Residential college task force to focus on improvements

Crusaders, eagles, hedgehogs, lions, ravens, rhinos, sharks and terrapins don’t usually have much in common. But at Murray State, they share an ancestor – the Racer.

When Murray State put the residential college system in place 18 years ago, the University developed mascots for each residence hall to help reinforce a sense of community. Those mascots and the sense of identity in the residential college system has set Murray State apart from other universities and has helped increased retention after the first year, according to officials.

“It has been tremendous in helping retain students and increasing their college experience, not only for the time they live in residential college but when they move into apartments,” said Bob Davies.

A task force, which began meeting last year, is looking into how improve or expand the residential colleges. The Residential College Review Task Force will make recommendations by the end of the 2014-15 school year.

“What we’re trying to do now is think, OK since ‘96 we’ve developed a really good model,” Davies said. “What are some the tweaks we need to make it even more successful and more effective in terms of those experiences, those extracurricular activities?”

THE RESIDENTIAL COLLEGE EXPERIENCE

Every student, staff and faculty member at Murray State is assigned to one of eight residential colleges. Kenny Fister, chair of the Council of College Heads, said one goal of the system is to get more commuter students involved with on-campus activities.

Each college has its own intramural sports teams, quick recall team, resident advisers, resident director, faculty college head and college council.

“The colleges break up the University into eight smaller groups, and it makes the students that come here feel like it’s not such a big place,” Fister said.

In 1995, former President Kern Alexander created a committee to increase student retention. The committee sent members to Ivy League schools in the U.S. and to universities in England to study their residential colleges. The next year, Murray State adopted the residential college system.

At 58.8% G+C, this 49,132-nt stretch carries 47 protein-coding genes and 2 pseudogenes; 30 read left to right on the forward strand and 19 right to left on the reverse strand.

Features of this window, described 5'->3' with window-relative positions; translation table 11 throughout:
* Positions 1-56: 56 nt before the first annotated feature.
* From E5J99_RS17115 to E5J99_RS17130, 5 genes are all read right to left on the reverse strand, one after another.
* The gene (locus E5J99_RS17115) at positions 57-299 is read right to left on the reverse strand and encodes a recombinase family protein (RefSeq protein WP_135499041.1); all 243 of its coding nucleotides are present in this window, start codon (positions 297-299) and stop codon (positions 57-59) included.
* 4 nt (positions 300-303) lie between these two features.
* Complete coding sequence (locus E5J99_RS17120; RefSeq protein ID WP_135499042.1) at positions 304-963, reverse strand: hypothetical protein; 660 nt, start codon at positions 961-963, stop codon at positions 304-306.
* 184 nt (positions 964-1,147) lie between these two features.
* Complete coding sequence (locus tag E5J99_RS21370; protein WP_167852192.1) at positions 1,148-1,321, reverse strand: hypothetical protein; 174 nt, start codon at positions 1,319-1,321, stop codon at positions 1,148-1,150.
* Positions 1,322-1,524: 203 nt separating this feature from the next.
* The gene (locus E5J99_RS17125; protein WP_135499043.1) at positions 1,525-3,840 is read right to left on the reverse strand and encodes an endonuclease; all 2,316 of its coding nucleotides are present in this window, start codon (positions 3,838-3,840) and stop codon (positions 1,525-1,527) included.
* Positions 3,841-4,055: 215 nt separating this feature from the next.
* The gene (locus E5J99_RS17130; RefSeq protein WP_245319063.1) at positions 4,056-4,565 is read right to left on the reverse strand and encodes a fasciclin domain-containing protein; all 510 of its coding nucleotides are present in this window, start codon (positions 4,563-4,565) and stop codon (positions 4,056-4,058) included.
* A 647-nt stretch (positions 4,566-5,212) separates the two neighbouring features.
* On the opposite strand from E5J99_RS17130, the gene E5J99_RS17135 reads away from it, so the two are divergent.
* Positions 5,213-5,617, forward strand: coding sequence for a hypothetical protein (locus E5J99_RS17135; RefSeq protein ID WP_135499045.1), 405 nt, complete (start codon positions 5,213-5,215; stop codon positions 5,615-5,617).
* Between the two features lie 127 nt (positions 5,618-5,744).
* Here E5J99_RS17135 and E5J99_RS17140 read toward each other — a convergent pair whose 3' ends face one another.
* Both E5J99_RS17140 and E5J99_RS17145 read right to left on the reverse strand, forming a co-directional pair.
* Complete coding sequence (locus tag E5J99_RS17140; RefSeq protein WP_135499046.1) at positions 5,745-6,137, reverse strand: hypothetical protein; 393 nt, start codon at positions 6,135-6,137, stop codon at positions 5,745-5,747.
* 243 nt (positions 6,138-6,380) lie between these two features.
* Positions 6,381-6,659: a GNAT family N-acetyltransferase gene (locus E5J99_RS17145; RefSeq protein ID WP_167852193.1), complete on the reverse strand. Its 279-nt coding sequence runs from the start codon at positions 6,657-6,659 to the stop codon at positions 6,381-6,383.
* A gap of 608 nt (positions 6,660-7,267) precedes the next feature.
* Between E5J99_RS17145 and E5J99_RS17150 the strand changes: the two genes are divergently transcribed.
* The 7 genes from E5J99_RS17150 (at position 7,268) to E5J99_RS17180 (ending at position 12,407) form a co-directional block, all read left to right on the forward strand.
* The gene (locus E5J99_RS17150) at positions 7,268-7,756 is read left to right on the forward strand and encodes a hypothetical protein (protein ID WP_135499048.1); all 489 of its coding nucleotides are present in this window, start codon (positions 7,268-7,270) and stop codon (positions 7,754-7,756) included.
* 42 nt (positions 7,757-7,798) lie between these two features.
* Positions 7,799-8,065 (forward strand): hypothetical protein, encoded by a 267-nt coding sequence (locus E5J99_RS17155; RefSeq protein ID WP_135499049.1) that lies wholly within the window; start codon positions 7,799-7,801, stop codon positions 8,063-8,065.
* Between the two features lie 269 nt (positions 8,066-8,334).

The residential college system originated in Great Britain at Oxford, Cambridge and Durham, according to the website collegiateway.org. The system spread to the U.S. in the 1930s when it was adopted by Harvard and Yale universities. Murray State is listed on the site as one of the more recent universities to adopt a similar system. The site listed 30 universities in the U.S. with the college system, including Rice University, University of Pennsylvania and the University of California Santa Cruz.

“There’s also a lot of replication going on,” said Davies, who added that a national conference later this year will focus on the benefits of the residential college approach. “But we don’t want to lose our niche on it.”

Ivy League residential colleges – such as those at Harvard – contain libraries, dining halls and even recording studios. Fister said most of Murray’s residence halls don’t have room for such amenities because many of them were built before the University had adopted the college system.

However, Murray’s residential colleges contain study lounges, areas for students to socialize, and in the case of Hart and Regents Colleges, cafes.

And as residential colleges are renovated, such as Franklin Residential College, areas for students to meet and mingle are being incorporated into the design, Davies said.

A CHANCE TO GET INVOLVED

Murray State’s student retention and graduation rates have gone up in recent years. The University’s four-year graduation rate, for instance, has been above 53 percent since 2012, up from 49.6 percent in 2009.

But Davies said it’s impossible to know how much of that can be attributed to the residential colleges and how much stems from other retention efforts.

McKinley Hawkinson, sophomore from Carterville, Ill., said the residential college system gives students both on and off campus a chance to get involved. The Residential College Council, intramural sports and programs are among some of the opportunities to become involved in your college.

“Residential colleges provide a better opportunity for students to learn and grow instead of just live,” she said.

Hawkinson, who is in her first year as a resident adviser for Elizabeth Residential College, said she believes the biggest struggle for Murray State’s residential colleges is getting commuter students involved with college activities. But she said she will occasionally see students who live off campus come into Elizabeth to spend time in the lobby.

Because Hawkinson believes the residential college system is different than typical dorms, she said she is a little offended when people say they live in a dorm.

“You sleep in a dorm room but you live in a residence hall,” Hawkinson said. “All the other stuff, like commuter students and intramurals, make it a residential college.”

That sense of community extends to the president. In August, Davies, who was assigned to Springer-Franklin Residential College, helped students move into their halls. And during his interview with The News this week, Davies couldn’t hide his enthusiasm for the terrapins.

“Go Springer-Franklin College,” he said as he pumped his fist.

Story by Kate RussellStaff writer